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1.5TB Seagate Barracuda to Velociraptor mod....

Discussion in 'Storage' started by InnocentCriminal, Jul 16, 2009.

  1. InnocentCriminal

    InnocentCriminal Resident Grammar Amender

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    For those of you with a Seagate Barracuda 7200.11 ST31500341AS, the guys over at TechwareLabs have managed to unleash the potential of this driving bringing it on par and even outperforming the Velociraptor...

    ... check out the article if you have the drive, don't mind losing a little bit of the capacity to gain a bit more speed. Speed of capacity, what is more important!

    Enjoy!

    :rockout:
     
    tzitzibp says thanks.
  2. tzitzibp

    tzitzibp New Member

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    WTF!!!!!!!!!!:eek:

    Thanks for the link... i bought one of these toys, two days ago!
     
  3. InnocentCriminal

    InnocentCriminal Resident Grammar Amender

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    Smooth!

    I really recommend reading the article a couple of times so that you can decide if you want to do it or not. Doesn't seem difficult, no firmware flashing just you lose a little bit of the capacity of an already freaking hulk of a drive!
     
  4. tzitzibp

    tzitzibp New Member

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    i might just try it for benching it myself, and them restore it!

    thanks again for sharing the link... great find!
     
  5. InnocentCriminal

    InnocentCriminal Resident Grammar Amender

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    Not a problem, really glad someone can get something out of it.

    :rockout:
     
  6. MoonPig

    MoonPig

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    I wonder if you can Raid 0 them after doing this mod... 1.5TB of extreme speed for near the cost of a 300GB Raptor?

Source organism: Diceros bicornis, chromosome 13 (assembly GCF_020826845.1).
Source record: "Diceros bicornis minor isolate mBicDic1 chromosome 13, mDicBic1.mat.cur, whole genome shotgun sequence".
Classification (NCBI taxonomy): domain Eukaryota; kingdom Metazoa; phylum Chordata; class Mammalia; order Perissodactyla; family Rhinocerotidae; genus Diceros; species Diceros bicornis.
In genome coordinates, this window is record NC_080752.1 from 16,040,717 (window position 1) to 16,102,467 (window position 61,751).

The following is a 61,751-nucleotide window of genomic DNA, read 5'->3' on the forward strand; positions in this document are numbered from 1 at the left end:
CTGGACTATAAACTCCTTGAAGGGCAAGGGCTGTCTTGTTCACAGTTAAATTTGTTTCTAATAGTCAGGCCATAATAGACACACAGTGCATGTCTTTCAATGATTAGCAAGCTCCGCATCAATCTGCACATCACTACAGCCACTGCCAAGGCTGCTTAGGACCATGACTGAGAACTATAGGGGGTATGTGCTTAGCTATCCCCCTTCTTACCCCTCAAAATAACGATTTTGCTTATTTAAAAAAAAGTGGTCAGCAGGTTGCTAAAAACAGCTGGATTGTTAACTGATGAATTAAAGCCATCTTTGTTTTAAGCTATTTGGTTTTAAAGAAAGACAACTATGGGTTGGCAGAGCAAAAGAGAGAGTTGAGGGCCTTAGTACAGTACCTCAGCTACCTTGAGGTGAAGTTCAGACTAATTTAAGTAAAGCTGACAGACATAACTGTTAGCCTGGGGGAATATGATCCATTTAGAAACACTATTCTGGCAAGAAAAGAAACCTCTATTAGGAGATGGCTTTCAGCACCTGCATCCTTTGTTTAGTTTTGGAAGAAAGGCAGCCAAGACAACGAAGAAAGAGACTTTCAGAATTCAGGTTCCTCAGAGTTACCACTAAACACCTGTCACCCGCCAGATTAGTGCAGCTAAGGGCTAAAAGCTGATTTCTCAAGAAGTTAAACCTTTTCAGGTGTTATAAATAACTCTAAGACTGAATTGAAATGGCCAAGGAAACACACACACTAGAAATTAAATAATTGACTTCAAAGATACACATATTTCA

7. DarkEgo

    DarkEgo

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    I wonder if you could do this to a 1 TB 7200.12. @300GB think of the speeds!
     
  8. InnocentCriminal

    InnocentCriminal Resident Grammar Amender

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    Well, you actually lose a little bit of the capacity in aid of the speed, but I honestly don't see why you wouldn't be able to RAID them at all!
     
  9. MoonPig

    MoonPig

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    1 x 300GB Velociraptor = £175
    2 x 1.5TB Seagate = £180

    So, you get 1.2TB more space, faster speeds and longer life (guessing) for £5 more...
     
  10. InnocentCriminal

    InnocentCriminal Resident Grammar Amender

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    Makes even better financial sense!

    :rockout:
     
  11. Kreij

    Kreij Senior Monkey Moderator Staff Member

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    There should be no reason that you cannot set two Seagates to 300GB or 819GB and put them in RAID0.
    The results should be even better, and still at about the same cost as a single VR.
     
  12. InnocentCriminal

    InnocentCriminal Resident Grammar Amender

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    :D

    That's what I thought.
     
  13. qubit

    qubit Overclocked quantum bit

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    Not quite what it seems